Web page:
"The standards-based grading system has been adopted to help support learning and foster a growth mindset in our students," Leas said, adding that the change is having a positive impact on creating more meaningful assessments and feedback for students.
"It is a change for everyone and change always requires an adjustment period," Leas said.
In Moorhead Area Public Schools, traditional letter grades are still used in grades 9-12. Standards-based grading using numbers is the assessment approach used in grades K-6.
The switch to standards-based grading at the elementary level took place nearly a decade ago with the implementation of Common Core state standards.
For the past couple of years, grades 7-8 have been transitioning away from letter grades and toward standards-based grading, according to Brenda Richman, executive director of community engagement and public relations for Moorhead schools.
She said the process of moving away from letter grades involves examining past grading practices and exploring ways the district can better communicate success, encourage growth and maintain a level of accountability with students.
Richman said staff also completed a book study of "Grading from the Inside Out" and its author, Tom Schimmer, conducted staff workshops and parent seminars.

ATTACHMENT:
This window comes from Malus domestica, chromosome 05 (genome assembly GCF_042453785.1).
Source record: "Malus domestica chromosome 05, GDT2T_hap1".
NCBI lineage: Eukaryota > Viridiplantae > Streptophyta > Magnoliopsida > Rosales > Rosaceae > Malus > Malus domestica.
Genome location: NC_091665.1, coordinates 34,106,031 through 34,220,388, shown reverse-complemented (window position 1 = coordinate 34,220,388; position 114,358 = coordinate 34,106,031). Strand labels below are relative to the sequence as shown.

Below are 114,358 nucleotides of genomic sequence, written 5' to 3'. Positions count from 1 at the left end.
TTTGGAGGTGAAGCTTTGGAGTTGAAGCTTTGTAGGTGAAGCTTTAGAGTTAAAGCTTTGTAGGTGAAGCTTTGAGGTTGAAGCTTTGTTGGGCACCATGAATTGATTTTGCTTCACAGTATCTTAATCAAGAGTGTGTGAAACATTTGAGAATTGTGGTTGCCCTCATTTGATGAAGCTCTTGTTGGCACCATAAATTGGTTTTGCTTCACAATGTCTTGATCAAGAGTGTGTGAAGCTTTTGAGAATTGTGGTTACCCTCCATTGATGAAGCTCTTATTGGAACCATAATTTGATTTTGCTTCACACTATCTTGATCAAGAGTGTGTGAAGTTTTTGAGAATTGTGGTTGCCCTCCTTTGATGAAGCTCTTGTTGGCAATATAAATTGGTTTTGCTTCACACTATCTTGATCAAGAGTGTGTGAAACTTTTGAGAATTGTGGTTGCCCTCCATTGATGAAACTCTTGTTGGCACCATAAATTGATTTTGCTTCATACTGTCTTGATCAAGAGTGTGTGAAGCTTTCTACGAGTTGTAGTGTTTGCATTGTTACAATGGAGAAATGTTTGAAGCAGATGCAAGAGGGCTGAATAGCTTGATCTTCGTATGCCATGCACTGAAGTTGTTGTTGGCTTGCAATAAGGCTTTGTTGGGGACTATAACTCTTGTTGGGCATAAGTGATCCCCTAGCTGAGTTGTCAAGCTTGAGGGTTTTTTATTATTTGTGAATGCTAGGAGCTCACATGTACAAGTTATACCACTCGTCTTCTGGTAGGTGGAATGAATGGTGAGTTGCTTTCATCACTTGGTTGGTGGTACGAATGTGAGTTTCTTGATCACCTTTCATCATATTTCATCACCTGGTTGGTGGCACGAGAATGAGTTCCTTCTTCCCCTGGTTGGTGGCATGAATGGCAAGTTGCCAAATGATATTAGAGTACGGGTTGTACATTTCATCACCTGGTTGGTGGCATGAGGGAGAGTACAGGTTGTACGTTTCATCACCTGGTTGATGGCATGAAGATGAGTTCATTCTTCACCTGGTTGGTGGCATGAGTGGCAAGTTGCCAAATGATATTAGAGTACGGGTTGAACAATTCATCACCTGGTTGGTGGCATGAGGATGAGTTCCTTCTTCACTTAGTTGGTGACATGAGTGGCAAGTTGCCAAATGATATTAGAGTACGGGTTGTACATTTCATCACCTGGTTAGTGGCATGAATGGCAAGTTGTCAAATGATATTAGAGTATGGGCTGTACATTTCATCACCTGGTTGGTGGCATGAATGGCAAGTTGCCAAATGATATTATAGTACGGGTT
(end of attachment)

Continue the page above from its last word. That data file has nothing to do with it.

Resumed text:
"Our goal at all levels is that students receive feedback-based grading that will reflect a student’s mastery of content standards. This ultimately helps us to know how to best develop the maximum potential of every learner," Richman said, adding that the district has no plans to eliminate letter grades at the high school level.
In Fargo, once the transition to standards-based grading occurs next fall at the sixth-grade level, a similar transition will occur in seventh-grade classes in the 2021-22 school year.
The transition will move to Fargo's eighth-grade classes in the 2022-23 school year.
Then, starting in the 2023 school year and beyond, the plan is for high school students to receive both a letter grade and feedback about essential learning outcomes, according to Grosz. Letter grades will continue to be used at the high school level for the foreseeable future, as they help ensure that students are "set up for success" if they choose to pursue higher education after graduation, he said.
Grosz said that as the next school year approaches, the district will begin providing parents of sixth-graders with specific information about how report cards will change.